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Web Performance

Expo uses react-native-web which is the highly optimized framework used to power major websites and PWAs like Twitter, Major League Soccer, Flipkart, Uber, The Times, DataCamp.


There are a number of performance tools at your disposal that will not only optimize your web app, but also improve the performance of your native app! Here are the officially recommended and most optimal set of tools to use when creating universal projects:

The easiest and most highly recommended way to improve you project is to optimize your assets. You can reduce the size of your assets with the Expo Optimize CLI.
# Make sure you can successfully install the native image editing library Sharp
→ npm install -g sharp-cli

# Then in your project run:
→ npx expo-optimize

To inspect bundle sizes, you can use a Webpack plugin called Webpack Bundle Analyzer. This plugin will help you visualize the size of your static bundles. You can use this to identify unwanted large packages that you may not have bundled intentionally.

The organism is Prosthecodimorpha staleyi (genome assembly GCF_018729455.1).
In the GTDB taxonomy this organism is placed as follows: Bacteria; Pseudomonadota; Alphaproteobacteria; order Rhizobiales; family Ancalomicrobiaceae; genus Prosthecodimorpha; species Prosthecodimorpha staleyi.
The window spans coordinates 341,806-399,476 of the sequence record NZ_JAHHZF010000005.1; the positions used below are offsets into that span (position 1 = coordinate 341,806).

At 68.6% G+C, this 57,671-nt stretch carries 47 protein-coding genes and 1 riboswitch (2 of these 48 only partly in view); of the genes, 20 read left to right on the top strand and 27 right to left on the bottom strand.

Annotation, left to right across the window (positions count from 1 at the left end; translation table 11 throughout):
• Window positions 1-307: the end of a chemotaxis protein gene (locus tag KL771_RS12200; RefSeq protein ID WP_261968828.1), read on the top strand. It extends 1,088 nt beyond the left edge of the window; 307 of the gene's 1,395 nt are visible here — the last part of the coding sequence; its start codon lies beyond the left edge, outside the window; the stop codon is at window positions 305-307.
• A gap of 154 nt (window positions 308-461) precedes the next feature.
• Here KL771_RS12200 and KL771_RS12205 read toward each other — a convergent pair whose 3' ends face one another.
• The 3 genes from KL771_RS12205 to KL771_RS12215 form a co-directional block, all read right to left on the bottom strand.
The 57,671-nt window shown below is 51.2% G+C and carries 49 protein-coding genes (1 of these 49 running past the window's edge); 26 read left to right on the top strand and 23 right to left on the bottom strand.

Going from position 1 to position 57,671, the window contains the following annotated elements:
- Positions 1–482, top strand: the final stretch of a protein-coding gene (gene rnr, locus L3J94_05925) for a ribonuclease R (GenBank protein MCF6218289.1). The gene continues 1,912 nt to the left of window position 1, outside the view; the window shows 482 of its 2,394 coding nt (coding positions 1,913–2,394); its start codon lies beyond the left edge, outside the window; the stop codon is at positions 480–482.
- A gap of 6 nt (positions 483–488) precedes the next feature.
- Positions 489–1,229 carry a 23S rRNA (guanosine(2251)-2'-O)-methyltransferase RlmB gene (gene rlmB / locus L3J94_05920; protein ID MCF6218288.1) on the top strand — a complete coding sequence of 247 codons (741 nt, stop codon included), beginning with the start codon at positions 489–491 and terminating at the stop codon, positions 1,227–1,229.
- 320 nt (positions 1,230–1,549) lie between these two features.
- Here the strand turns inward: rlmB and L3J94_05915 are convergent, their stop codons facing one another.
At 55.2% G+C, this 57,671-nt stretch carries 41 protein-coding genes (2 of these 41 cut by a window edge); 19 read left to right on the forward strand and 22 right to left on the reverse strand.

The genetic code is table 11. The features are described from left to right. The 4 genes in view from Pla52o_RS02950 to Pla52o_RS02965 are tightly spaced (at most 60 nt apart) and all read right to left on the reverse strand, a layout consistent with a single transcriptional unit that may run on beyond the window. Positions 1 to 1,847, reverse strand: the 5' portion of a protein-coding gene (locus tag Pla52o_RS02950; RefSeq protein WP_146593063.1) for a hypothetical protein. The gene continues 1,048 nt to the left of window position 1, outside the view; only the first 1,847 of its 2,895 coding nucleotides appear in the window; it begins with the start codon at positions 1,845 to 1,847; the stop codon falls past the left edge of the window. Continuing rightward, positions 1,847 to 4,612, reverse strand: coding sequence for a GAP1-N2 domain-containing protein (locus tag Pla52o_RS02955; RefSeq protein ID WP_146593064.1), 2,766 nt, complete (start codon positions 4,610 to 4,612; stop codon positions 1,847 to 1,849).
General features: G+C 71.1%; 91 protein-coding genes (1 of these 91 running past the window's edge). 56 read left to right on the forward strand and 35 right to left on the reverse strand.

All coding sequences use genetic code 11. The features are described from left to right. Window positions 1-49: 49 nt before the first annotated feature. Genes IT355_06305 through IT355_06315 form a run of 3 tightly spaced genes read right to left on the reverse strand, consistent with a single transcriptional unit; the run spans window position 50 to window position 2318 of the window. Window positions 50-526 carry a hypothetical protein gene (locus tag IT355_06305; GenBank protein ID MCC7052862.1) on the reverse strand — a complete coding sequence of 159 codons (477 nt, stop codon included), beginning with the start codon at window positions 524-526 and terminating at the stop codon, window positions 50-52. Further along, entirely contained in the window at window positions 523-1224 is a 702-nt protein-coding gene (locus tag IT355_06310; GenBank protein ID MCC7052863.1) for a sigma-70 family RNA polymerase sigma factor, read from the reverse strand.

1. Install the bundle analyzer:
    → yarn add -D webpack-bundle-analyzer
  2. Reveal the Webpack Config:
    • Run expo customize:web and select webpack.config.js.
  3. Customize the config to generate a web report:
const createExpoWebpackConfigAsync = require('@expo/webpack-config');
const { BundleAnalyzerPlugin } = require('webpack-bundle-analyzer');

module.exports = async (env, argv) => {
  const config = await createExpoWebpackConfigAsync(env, argv);

  // Optionally you can enable the bundle size report.
  // It's best to do this only with production builds because it will add noticeably more time to your builds and reloads.
  if (env.mode === 'production') {
      new BundleAnalyzerPlugin({
        path: 'web-report',

  return config;

If you want to track down why a package was included, you can build your project in debug mode.
→ EXPO_WEB_DEBUG=true expo build:web
This will make your bundle much larger, and you shouldn't publish your project in this state.
You can now search for unwanted packages by name and see which files or methods are preventing them from being tree-shaken.

Lighthouse is a great way to see how fast, accessible, and performant your website is. You can test your project with the Audit tab in Chrome, or with the Lighthouse CLI.
After creating a production build with expo build:web and serving it somewhere, run Lighthouse with the URL your site is hosted at.
lighthouse <url> --view